The latest cognitive neuroscience research reveals key ways to improve brain health in people of all ages and stages.
These discoveries are incredibly timely -- now, more than ever.
Brain health among military service members is being called into question and has risen to the forefront of our national discourse. Advanced reasoning skills in American students are falling behind those of other developed countries. Among healthy adults, cognitive brain performance peaks, on average, in our early 40s, and estimates suggest the number of those living with Alzheimer's will triple by 2050.
The multitude of factors that compromise brain function is costly at all levels of society -- from the individual to our nation as a whole. Fortunately, there is good news to guide how to urgently and immediately tackle these issues. New scientific protocols are identifying that brain systems can be strengthened and cognitive performance can be enhanced. The outcomes underscore the potential to mitigate losses from medical, psychological and neurological setbacks, across the lifespan, adding years to cognitive brain performance and improved real-life outcomes.
What does this mean? Put simply, people can recover brain function to some degree after traumatic injury; cognitive decline due to aging can be slowed; lifelong education can be protective, and social brain networks can be improved.
We have seen this firsthand at the Center for BrainHealth, part of The University of Texas at Dallas, through our interventional research protocols and programmatic offerings, specifically Strategic Memory Advanced Reasoning Training -- or SMART, as we like to call it.
This program is based on more than 30 years of neuroscience research and equips participants with an essential toolkit to become strategic learners, deeper-level thinkers and innovation generators. The key is for participants to approach thinking differently -- not simply to memorize facts and information, but to work the brain to construct provocative thought-filled ideas and move away from surface-level, uninspired thinking. Instead, participants are challenged to think in themes, to abstract the essence from the deluge of data, to be engaged learners, and to challenge the status quo by creating new knowledge. This concerted cognitive effort pays off by strengthening connections and speeding up communication across broad-based brain regions.
To date, more than 36,000 people of all ages and conditions -- whether they are healthy, injured or currently debilitated by disease -- have completed the scientifically validated program. This includes those suffering from traumatic brain injury (TBI), middle school students from various socioeconomic backgrounds, healthy aging adults as well as those suffering from cognitive decline in early stages of dementia, and so many more.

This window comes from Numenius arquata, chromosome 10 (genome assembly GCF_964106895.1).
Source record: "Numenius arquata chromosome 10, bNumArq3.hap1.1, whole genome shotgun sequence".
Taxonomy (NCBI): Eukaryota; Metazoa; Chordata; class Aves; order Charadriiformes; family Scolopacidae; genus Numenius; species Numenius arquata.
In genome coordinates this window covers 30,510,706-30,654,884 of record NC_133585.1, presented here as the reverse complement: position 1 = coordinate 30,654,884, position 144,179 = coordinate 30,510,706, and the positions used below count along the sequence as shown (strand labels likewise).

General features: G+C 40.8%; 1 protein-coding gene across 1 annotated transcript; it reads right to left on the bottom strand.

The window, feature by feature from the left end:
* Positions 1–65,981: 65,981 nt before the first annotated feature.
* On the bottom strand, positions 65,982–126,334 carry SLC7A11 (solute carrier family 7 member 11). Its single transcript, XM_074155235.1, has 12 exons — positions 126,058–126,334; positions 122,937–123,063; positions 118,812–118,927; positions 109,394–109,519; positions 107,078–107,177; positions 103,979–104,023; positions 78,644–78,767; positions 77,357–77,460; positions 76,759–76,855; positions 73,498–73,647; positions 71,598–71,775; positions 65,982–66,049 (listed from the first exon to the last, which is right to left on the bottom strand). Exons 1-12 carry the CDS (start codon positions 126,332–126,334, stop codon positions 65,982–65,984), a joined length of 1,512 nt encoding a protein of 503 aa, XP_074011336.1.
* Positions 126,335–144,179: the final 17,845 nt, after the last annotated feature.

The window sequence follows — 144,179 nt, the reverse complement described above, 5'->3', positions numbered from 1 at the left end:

Our SMART program findings highlight growing evidence that much can be done to maximize our brain's thinking capacity and to ward off low achievement and cognitive decline. We know that students can learn higher-order critical reasoning skills in adolescence that will help them academically in high school, college, and life. And simple changes in a person's focus while thinking -- such as avoiding multitasking, delimiting distractions, grasping the big picture, and embracing the unknown -- can improve cognitive performance among older adults.
Each of us can take steps to improve our brain health immediately. There are easily adoptable habits we can build and small changes that we can all make to achieve better brain health.
Calibrate Mental Effort: We cannot give 'our all' to every to-do task on our list. Instead, we can improve our brain's capacity by regulating where we expend mental energy and effort, focusing major effort on strategic objectives rather than depleting mental energy on less important, easy tasks.
Cultivate Curiosity: It is easy to fall into a routine and become stagnant with our thinking. Our brains seek novelty and innovation, so we need to challenge ourselves to expand our knowledge, learn new skills and be curious by exploring new opportunities. Ask, "How can I add new ideas to this area?"
Be Collaborative: Part of being innovative is being collaborative and open to other's ideas and critiques. Our brain's thinking is narrowed when we primarily seek information that confirms our current thinking. Being open to broader perspectives strengthens our own brain's connections and expands our own thinking.
Here's one thing I know without a doubt: The majority of Americans have the chance to achieve better brain health.
This week is Brain Awareness Week, which provides an excellent opportunity to talk about this important topic and increase public awareness of the progress. We must close the gap between brain health discovery and translation so we can all reap the benefits of brain research. But the discussion has to move to action.
Each of us can play a pivotal part in spreading the word about the importance of brain research and its critical role in helping people lead healthier and more productive lives. And we need to do whatever we can to arm the public with the knowledge and information they need to make informed decisions about their health and to personally take the necessary steps to achieve better brain health.
As we do, we will certainly experience the benefits that come as a result of better brain health. Without brain health, we do not have health.
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